Work-life balance: A complicated menu

Working culture
istock_KatarzynaBialasiewicz

Continuing his series on work-life balance, Philip Fisher compiles a list of practices practitioners should implement to boost employees' attitude towards work.  

At face value, you would imagine that the factors which can improve the quality of working life are limited. However, anyone who sits back and begins to list component elements that could be flexed will quickly discover an almost unlimited supply.

The long-term goal should be to ensure staff stability and a positive attitude that maximises performance.

Working practices

Given the difficulty of finding suitable employees, it may now be necessary for some practices to consider taking on people under innovative contracts.

For example, two individuals might wish to share a job, each working a five day fortnight. Fixed term, zero hour contracts could also be a solution in some situations, as could the use of temporary staff in busy periods.

Buying and selling holidays is another option, as is a contract that allows absence during school holidays.

Working culture

It may not come under the commonly understood umbrella of work/life balance but creating a pleasant working culture can take the stress out of the day job, making a trip to the office a pleasure rather than a chore (well almost).

Working hours

Life can often be greatly enhanced for all parties by flexing working hours.

Working at home

In the past, it was a given that the average employee would work in the office from (say) 9-to-5 with a one-hour lunch break.

In these enlightened times, working at home has become de rigueur, although if this writer’s observations are anything to go by, in some cases the word “working” earlier in this sentence would have to be viewed with a pinch of salt.

Working Career

Some might decide that they are willing to work silly hours for a fixed number of years, prior to the pleasures of early retirement.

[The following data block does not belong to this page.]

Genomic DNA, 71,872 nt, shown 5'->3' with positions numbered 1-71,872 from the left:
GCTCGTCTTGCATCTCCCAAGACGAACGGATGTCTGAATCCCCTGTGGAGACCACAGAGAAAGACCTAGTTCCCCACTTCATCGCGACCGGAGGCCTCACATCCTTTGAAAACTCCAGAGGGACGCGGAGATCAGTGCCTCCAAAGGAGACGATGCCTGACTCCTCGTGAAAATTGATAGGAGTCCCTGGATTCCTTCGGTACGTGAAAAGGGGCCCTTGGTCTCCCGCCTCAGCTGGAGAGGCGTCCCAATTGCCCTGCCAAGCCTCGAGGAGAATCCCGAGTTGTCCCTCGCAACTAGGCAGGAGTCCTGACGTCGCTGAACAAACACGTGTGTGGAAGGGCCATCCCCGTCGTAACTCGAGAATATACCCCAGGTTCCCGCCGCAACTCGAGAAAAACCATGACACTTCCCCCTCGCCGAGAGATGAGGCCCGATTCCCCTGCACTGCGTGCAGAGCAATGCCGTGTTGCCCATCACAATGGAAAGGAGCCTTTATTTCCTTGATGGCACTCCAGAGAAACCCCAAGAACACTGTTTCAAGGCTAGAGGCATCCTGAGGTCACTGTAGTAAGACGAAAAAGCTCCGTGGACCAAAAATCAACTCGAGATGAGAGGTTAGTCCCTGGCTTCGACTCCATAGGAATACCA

Lunch breaks

Talking of salt, it is sad to see the way in which business culture has diminished the importance of taking an hour off at lunchtime. While everyone is different, it is hard to believe that most employees will not be much fresher in the afternoon if they take their mind off the stresses of the working day halfway through it.

I am definitely not advocating a return to the good old days when professionals enjoyed five pints lunchtimes - that is counter-productive. However, cleansing the mental palette at the gym or sandwich bar could well mean that more work is done in seven hours than eight worked flat out, particularly across a very busy week.

The same might even apply to hourly fag breaks, although that is more questionable, regardless of the health risks.

Benefits in Kind

Making people feel better about working for your firm can help to increase their productivity and the length of their tenure.

If nothing else, as part of a flexible working culture it may be necessary to provide computers or tablets and phones. Giving people nice pieces of kit that work will not only enhance performance but also create additional goodwill.

Traditional Christmas parties are fraught with danger and will only please some. Activity days, overseas jaunts (particularly for working conferences!) and even things like a box at the Emirates or the opera might be worth trying. These will probably have to be coupled with PAYE Settlement Agreements unless you want a generous gesture to backfire badly when the employee receives his or her P11D a year later.

If people believe that they are having a good time while they are working, that has to be good news as long as the cost in terms of time and cash expended is not excessive.

About Philip Fisher

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07th Nov 2017 11:20

Watching Giroud prancing about in tights hmmmmmm.
Some might say "that's nothing unusual".
Not an over brilliant article, basically it's saying "be a bit flexible".

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